|Brighton & Hove Clarion Cycling Club|
Contributed by Michael Walker of Unison.
A short history of the Clarion Vocal Union
Montague Blatchford wrote a series of articles on choral singing in The Clarion, and as a result of these articles singing classes and choirs were formed in different parts of the country. By the middle of 1895 more than a dozen of these choirs had been formed, and Montague Blatchford had become leader of the Clarion Vocal Union movement nationally. His stated object was 'to encourage unaccompanied vocal music [performed] creditably and with understanding'. By far the biggest local group was in his hometown, Halifax, where by 1895 there were 146 members plus an 'elementary class' of 48, and an orchestra.
The average weekly attendance for rehearsals was 120, and Mont Blong was teacher and conductor. It was in South Lancashire and the West Riding of Yorkshire that the CVUs, like the Cycling Clubs, took deepest root; and soon they were eager to arrange inter-club meets. Hardcastle Crags, a beauty spot near Hebden Bridge in Yorkshire, not far from the border with Lancashire, became a regular venue for CVU picnics and outdoor concerts. At the first of these gatherings, on Saturday 1st June 1895, there were present about a hundred Clarion members, with 150 relatives and friends. Many came on their bikes, proudly wearing the new silver badges pinned in their caps. The mixture, according to the report in the paper, was of 'sandwiches, laughter, tea, tobacco and singing'. There was also a thunderstorm, followed by a rain-soaked dash to the railway station where songs echoed round the platforms as they waited for their trains home.
Glasgow and Bristol both had choirs by 1896, when national CVU membership reached 1,250. The second Hardcastle Crags Meet that year attracted more than 2,000 people to listen to massed choirs on the hillside, and speeches by Caroline Martyn and Keir Hardie. On Jubilee Day, 1897, a big rally was held at Bolton Woods, and so much enthusiasm was displayed that it was resolved to have a joint Concert and Contest each year.
In May 1899 the first CVU United Concert at the Free Trade Hall in Manchester took place, with 450 singers in fourteen choirs competing for the ivory and gold Challenge Baton which had been presented by the Clarion Board. This was to be an annual event for the next thirty years, bringing hundreds of Clarionettes to Manchester, cyclists and non-cyclists alike. Songs were specially written (like the 'Song of the Clarion Scout') and poems were set to music to form an extensive Socialist repertoire. Young composers and musicians were drawn to the cause, like Gustav Holst, who was a regular cyclist and often rode with his trombone strung across his back.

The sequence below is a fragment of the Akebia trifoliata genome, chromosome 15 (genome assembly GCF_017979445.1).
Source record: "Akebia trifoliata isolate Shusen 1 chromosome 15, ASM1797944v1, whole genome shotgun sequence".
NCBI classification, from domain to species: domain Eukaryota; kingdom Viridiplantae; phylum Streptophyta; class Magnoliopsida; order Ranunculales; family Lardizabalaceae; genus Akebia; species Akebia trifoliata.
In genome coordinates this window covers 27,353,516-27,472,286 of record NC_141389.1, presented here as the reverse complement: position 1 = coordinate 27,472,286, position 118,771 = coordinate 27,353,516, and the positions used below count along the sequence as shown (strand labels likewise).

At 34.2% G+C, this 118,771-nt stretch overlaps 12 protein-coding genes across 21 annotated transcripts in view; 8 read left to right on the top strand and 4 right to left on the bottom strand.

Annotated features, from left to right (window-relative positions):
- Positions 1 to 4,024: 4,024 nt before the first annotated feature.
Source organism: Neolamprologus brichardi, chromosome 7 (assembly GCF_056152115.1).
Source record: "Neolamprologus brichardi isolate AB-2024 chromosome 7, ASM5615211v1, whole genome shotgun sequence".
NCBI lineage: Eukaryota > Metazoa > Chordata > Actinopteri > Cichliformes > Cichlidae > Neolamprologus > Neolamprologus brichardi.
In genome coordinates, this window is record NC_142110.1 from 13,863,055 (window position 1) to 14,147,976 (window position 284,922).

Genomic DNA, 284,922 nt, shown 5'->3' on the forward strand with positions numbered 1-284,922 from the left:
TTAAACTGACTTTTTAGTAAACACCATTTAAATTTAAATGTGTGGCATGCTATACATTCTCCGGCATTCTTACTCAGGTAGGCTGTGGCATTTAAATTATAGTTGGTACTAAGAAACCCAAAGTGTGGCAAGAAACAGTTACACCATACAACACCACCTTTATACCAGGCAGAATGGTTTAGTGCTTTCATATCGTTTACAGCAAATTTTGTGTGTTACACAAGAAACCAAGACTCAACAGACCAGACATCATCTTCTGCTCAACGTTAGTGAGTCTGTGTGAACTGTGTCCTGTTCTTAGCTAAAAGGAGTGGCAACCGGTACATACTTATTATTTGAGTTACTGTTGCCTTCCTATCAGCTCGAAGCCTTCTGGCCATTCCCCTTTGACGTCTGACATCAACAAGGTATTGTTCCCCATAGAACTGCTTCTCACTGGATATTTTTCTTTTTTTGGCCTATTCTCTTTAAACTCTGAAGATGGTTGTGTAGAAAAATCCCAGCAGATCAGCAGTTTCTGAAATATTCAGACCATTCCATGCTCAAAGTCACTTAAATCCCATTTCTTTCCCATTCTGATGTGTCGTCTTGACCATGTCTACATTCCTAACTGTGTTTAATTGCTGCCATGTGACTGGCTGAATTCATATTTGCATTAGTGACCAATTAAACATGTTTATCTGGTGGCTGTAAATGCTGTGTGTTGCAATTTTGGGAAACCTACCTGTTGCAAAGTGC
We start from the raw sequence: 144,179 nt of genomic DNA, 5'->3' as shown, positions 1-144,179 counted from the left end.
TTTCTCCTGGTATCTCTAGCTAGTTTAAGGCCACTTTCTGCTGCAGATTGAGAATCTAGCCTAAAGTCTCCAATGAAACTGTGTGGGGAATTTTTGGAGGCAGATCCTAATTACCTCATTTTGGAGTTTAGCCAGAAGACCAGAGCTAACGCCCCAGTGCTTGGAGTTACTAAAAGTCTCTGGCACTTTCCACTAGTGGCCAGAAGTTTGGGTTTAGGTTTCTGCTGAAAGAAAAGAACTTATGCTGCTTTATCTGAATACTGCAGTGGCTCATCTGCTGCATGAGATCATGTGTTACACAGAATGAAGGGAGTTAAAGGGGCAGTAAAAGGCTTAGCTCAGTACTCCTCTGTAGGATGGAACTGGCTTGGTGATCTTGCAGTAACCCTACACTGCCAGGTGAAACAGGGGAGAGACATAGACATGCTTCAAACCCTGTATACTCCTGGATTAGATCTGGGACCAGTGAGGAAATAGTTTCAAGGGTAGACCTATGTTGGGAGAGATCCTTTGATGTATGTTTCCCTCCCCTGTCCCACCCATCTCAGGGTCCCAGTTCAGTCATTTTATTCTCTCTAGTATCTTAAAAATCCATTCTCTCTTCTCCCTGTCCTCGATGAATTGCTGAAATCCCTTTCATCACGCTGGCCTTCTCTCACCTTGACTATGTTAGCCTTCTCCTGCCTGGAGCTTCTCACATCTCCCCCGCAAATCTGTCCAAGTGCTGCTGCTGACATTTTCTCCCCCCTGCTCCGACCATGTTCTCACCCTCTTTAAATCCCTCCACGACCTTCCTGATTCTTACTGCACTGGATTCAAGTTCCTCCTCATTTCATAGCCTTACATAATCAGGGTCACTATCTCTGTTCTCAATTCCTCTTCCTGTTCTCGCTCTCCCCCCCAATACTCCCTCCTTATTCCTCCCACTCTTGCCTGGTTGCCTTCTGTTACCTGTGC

While studying at the Royal College of Music and living in a bed-sitter in Hammersmith, Holst became the first conductor of the Socialist Choir there. He wrote reports for The Clarion about the choir, one of whose members was his future wife Isobel. Holst's fellow student Rutland Boughton, set poems by William Morris to music, and they appeared in the Clarion Song Book published in 1906. The Clarion Board of Directors presented a Baton of ivory and gold which has been keenly contested for, and, until 1915, Annual Contests took place without a break. In 1915, the Contest, which should have taken place in Sheffield, had to be abandoned owing to lack of railway facilities, and it was only in 1922 that, on a small scale,it was revived. A major Clarion Vocal Union festivial was held at the Manchester Albert Hall on 24th May 1924, with choirs from Bradford, Hyde, Leeds, Oldham, Rochdale, Sheffield and Manchester (I believe won by Bradford CVU).
The Baton was won in 1923 by the Sheffield Choir. Although the actual contest adds a zest to the evening's enjoyment, the best part of the Concert has always been the singing by the massed Choirs. Unaccompanied pieces are generally chosen, and these range from the glees and madrigals of the Elizabethan masters to the part songs and folk song arrangements of modern composers. Clarion Choirs still exist in Birmingham, Sheffield and Nottingham.